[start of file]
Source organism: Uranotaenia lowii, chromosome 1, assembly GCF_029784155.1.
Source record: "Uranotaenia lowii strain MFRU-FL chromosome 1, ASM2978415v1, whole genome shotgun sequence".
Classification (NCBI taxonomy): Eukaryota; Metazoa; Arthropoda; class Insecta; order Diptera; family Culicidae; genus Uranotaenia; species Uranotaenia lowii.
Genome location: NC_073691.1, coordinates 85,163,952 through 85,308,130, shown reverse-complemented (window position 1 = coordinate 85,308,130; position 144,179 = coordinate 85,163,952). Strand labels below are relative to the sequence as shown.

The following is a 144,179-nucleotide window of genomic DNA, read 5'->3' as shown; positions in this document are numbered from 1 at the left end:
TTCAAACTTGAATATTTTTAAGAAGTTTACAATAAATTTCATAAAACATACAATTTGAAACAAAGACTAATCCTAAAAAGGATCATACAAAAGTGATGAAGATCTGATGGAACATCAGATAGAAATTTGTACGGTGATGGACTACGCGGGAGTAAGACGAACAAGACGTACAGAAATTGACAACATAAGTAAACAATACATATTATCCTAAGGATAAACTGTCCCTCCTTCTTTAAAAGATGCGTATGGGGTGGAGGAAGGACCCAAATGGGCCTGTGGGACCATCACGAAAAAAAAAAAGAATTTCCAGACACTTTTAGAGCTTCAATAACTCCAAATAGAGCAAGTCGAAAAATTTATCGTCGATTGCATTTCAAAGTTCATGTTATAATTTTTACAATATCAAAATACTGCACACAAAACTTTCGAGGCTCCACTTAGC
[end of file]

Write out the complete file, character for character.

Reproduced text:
Source organism: Uranotaenia lowii, chromosome 1, assembly GCF_029784155.1.
Source record: "Uranotaenia lowii strain MFRU-FL chromosome 1, ASM2978415v1, whole genome shotgun sequence".
Classification (NCBI taxonomy): Eukaryota; Metazoa; Arthropoda; class Insecta; order Diptera; family Culicidae; genus Uranotaenia; species Uranotaenia lowii.
Genome location: NC_073691.1, coordinates 85,163,952 through 85,308,130, shown reverse-complemented (window position 1 = coordinate 85,308,130; position 144,179 = coordinate 85,163,952). Strand labels below are relative to the sequence as shown.

The following is a 144,179-nucleotide window of genomic DNA, read 5'->3' as shown; positions in this document are numbered from 1 at the left end:
TTCAAACTTGAATATTTTTAAGAAGTTTACAATAAATTTCATAAAACATACAATTTGAAACAAAGACTAATCCTAAAAAGGATCATACAAAAGTGATGAAGATCTGATGGAACATCAGATAGAAATTTGTACGGTGATGGACTACGCGGGAGTAAGACGAACAAGACGTACAGAAATTGACAACATAAGTAAACAATACATATTATCCTAAGGATAAACTGTCCCTCCTTCTTTAAAAGATGCGTATGGGGTGGAGGAAGGACCCAAATGGGCCTGTGGGACCATCACGAAAAAAAAAAAGAATTTCCAGACACTTTTAGAGCTTCAATAACTCCAAATAGAGCAAGTCGAAAAATTTATCGTCGATTGCATTTCAAAGTTCATGTTATAATTTTTACAATATCAAAATACTGCACACAAAACTTTCGAGGCTCCACTTAGC